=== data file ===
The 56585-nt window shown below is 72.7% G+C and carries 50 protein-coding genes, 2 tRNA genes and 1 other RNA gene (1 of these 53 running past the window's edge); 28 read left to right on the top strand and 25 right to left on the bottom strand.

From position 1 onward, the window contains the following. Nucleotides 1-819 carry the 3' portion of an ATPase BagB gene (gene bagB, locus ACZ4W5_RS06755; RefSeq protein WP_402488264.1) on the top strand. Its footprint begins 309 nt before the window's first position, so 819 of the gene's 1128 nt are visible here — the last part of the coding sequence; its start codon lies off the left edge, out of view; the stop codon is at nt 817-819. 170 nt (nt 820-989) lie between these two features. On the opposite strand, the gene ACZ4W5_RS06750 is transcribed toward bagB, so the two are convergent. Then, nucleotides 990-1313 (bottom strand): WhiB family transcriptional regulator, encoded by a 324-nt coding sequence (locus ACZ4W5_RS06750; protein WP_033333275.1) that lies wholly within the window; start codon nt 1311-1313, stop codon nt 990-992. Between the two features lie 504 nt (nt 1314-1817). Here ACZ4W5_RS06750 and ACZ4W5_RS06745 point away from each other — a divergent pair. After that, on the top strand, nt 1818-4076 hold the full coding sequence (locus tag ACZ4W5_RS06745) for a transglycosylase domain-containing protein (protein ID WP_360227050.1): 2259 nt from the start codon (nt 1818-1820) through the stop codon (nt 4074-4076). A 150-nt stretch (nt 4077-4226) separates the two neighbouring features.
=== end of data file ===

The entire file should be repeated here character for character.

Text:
The 56585-nt window shown below is 72.7% G+C and carries 50 protein-coding genes, 2 tRNA genes and 1 other RNA gene (1 of these 53 running past the window's edge); 28 read left to right on the top strand and 25 right to left on the bottom strand.

From position 1 onward, the window contains the following. Nucleotides 1-819 carry the 3' portion of an ATPase BagB gene (gene bagB, locus ACZ4W5_RS06755; RefSeq protein WP_402488264.1) on the top strand. Its footprint begins 309 nt before the window's first position, so 819 of the gene's 1128 nt are visible here — the last part of the coding sequence; its start codon lies off the left edge, out of view; the stop codon is at nt 817-819. 170 nt (nt 820-989) lie between these two features. On the opposite strand, the gene ACZ4W5_RS06750 is transcribed toward bagB, so the two are convergent. Then, nucleotides 990-1313 (bottom strand): WhiB family transcriptional regulator, encoded by a 324-nt coding sequence (locus ACZ4W5_RS06750; protein WP_033333275.1) that lies wholly within the window; start codon nt 1311-1313, stop codon nt 990-992. Between the two features lie 504 nt (nt 1314-1817). Here ACZ4W5_RS06750 and ACZ4W5_RS06745 point away from each other — a divergent pair. After that, on the top strand, nt 1818-4076 hold the full coding sequence (locus tag ACZ4W5_RS06745) for a transglycosylase domain-containing protein (protein ID WP_360227050.1): 2259 nt from the start codon (nt 1818-1820) through the stop codon (nt 4074-4076). A 150-nt stretch (nt 4077-4226) separates the two neighbouring features.